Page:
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It is December 1878, and war looms on the horizon in South Africa. British High Commissioner Sir Henry Bartle-Frere seeks to dismantle the powerful neighbouring kingdom of the Zulus and uses an incursion along the disputed border as his justification for war. He issues an impossible ultimatum to the Zulu king, Cetshwayo, demanding he disband his armies and pay massive reparations. With a heavy heart, the king prepares his nation for war against their former allies.
Leading the invasion is Lieutenant General Sir Frederic Thesiger, Baron Chelmsford, a highly experienced officer fresh off a decisive triumph over the neighbouring Xhosa tribes. He and Frere are convinced that a quick victory over the Zulus will negate any repercussions from the home government for launching what is, in essence, an illegal war.
Recently arrived to South Africa are newly-recruited Privates Arthur Wilkinson and Richard Lowe; members of C Company, 1/24th Regiment of Foot under the venerable Captain Reginald Younghusband. Eager for adventure, they are prepared to do their duty both for the Empire and for their friends. As Frere’s ultimatum expires, the army of British redcoats and allied African auxiliaries crosses the uMzinyathi River at Rorke’s Drift into Zululand. Ten days later, the British and Zulus will meet their destiny at the base of a mountain called Isandlwana.
It is January of 1879. While three columns of British soldiers and their African allies cross the uMzinyathi River to commence the invasion of the Zulu Kingdom, a handful of redcoats from B Company, 2/24th Regiment are left to guard the centre column’s supply depot at Rorke’s Drift.
On the morning of 22 January, the main camp at Isandlwana, just ten miles to the east, comes under attack from the entire Zulu army and is utterly destroyed. Four thousand warriors from King Cetshwayo’s elite Undi Corps remained in reserve and were denied any chance to take part in the fighting. Led by Prince Dabulamanzi, they disobey the king’s orders and cross into British Natal, seeking their share in triumph and spoils. They soon converge on Rorke’s Drift; an easy prize, with its paltry force of 150 redcoats to be readily swept aside.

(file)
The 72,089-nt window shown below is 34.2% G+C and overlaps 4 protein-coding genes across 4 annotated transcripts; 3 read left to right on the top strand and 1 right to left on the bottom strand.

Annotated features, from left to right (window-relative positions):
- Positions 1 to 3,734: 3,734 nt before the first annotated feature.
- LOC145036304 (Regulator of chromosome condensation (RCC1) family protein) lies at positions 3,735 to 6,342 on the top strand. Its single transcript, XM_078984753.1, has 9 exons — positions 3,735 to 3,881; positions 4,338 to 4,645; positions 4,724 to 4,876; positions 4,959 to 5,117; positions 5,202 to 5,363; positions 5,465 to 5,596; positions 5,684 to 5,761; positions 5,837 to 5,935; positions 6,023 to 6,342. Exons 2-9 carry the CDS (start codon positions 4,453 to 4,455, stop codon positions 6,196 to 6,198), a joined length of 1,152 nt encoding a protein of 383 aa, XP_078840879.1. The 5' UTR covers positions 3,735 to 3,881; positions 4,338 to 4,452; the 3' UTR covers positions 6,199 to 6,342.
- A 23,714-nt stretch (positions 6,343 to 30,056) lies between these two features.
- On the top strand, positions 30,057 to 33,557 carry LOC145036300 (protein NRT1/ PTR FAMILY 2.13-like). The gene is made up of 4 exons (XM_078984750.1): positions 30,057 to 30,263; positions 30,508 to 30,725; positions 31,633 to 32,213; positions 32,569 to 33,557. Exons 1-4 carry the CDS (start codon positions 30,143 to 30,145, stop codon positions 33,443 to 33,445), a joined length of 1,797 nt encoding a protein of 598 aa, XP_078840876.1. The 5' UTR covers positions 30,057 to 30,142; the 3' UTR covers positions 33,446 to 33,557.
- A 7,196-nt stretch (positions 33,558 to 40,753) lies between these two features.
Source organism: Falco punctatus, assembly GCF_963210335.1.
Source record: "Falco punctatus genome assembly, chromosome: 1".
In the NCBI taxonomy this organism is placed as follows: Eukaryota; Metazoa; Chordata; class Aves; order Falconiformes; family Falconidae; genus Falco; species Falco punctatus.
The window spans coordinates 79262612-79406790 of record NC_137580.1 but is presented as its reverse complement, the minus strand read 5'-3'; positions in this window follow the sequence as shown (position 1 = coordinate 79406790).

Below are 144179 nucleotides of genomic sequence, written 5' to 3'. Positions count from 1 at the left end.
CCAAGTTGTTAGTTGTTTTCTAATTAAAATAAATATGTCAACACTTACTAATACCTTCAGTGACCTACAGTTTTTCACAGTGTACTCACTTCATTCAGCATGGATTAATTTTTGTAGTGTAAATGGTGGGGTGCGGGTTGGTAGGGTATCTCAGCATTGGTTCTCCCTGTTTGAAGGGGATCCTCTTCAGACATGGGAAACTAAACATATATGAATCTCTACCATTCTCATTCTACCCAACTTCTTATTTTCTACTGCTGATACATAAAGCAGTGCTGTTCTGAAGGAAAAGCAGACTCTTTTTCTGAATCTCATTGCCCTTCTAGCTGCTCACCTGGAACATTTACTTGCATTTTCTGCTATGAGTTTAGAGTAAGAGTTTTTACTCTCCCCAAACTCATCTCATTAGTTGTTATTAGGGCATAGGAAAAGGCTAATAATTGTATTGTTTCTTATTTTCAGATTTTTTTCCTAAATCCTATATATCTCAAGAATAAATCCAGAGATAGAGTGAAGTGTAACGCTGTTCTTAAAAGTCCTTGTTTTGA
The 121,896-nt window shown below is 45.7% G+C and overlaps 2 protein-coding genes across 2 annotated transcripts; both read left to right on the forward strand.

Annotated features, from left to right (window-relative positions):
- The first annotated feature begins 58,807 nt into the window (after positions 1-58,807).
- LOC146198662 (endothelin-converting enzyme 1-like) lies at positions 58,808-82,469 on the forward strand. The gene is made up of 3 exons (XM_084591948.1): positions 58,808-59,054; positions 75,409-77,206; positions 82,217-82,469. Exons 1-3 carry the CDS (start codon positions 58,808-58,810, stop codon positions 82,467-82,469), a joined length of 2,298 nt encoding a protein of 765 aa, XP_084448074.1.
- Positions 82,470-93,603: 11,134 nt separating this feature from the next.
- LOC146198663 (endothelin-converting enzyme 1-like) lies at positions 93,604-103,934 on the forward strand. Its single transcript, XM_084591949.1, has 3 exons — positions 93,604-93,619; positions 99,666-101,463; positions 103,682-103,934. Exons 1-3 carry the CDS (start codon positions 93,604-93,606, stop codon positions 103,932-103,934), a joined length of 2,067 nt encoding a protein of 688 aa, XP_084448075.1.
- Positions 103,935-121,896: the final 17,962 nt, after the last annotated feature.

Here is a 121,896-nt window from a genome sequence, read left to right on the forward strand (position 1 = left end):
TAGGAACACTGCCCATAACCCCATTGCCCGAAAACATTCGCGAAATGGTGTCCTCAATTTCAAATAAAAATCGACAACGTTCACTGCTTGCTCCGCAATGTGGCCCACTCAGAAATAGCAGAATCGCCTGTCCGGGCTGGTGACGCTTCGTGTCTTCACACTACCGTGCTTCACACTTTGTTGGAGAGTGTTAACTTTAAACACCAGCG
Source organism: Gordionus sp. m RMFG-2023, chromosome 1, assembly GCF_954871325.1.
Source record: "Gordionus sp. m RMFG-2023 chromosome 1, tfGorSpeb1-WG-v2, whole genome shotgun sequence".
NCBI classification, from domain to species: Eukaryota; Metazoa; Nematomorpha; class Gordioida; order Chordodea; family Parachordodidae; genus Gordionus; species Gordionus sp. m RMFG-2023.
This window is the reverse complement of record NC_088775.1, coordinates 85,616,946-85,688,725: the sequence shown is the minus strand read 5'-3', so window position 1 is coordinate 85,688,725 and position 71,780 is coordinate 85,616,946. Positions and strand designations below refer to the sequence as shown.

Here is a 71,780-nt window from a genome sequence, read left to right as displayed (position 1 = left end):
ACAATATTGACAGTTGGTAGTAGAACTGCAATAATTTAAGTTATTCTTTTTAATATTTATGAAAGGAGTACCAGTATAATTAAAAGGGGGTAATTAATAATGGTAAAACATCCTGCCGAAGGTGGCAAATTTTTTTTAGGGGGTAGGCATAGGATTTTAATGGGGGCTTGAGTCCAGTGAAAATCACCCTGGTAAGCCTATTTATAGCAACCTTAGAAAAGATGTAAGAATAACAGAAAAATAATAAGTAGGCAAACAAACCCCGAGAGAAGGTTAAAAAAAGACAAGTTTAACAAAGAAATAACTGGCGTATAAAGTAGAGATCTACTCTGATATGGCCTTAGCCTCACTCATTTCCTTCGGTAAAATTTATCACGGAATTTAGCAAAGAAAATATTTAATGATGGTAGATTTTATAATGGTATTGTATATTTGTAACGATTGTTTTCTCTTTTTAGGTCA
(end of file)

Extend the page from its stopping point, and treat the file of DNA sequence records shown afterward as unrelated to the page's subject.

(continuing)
Upon hearing of the disaster at Isandlwana, and with retreat impossible, the tiny British garrison readies to receive the coming onslaught. Leading them is Lieutenant John Chard, a newly-arrived engineer officer with no actual combat experience. Aiding him is B Company’s previously undistinguished officer commanding, Lieutenant Gonville Bromhead, along with 24-year old Colour Sergeant Frank Bourne, and a retired soldier-turned civilian volunteer named James Dalton.
Unbeknownst to either the British or the Zulus, half of the centre column, under Lord Chelmsford’s direct command, was not even at Isandlwana, but fifteen miles further east, at Mangeni Falls. However, with a huge Zulu force of over twenty-thousand warriors between them and the drift, their ammunition and ration stores taken or destroyed, and an
impossible distance to cover, Chelmsford’s battered column cannot possibly come to the depot’s aid, and must look to their own survival. The defenders of Rorke’s Drift stand alone.
James Mace is a life-long historian and the author of twenty books, including seven Ancient History best-sellers, and two South African History best-sellers. He penned the initial draft of his first novel, “Soldier of Rome: The Legionary”, as a cathartic means of escapism while serving with the U.S. Army in Iraq from 2004 to 2005. His works span numerous eras, from Ancient Rome to the British Empire.
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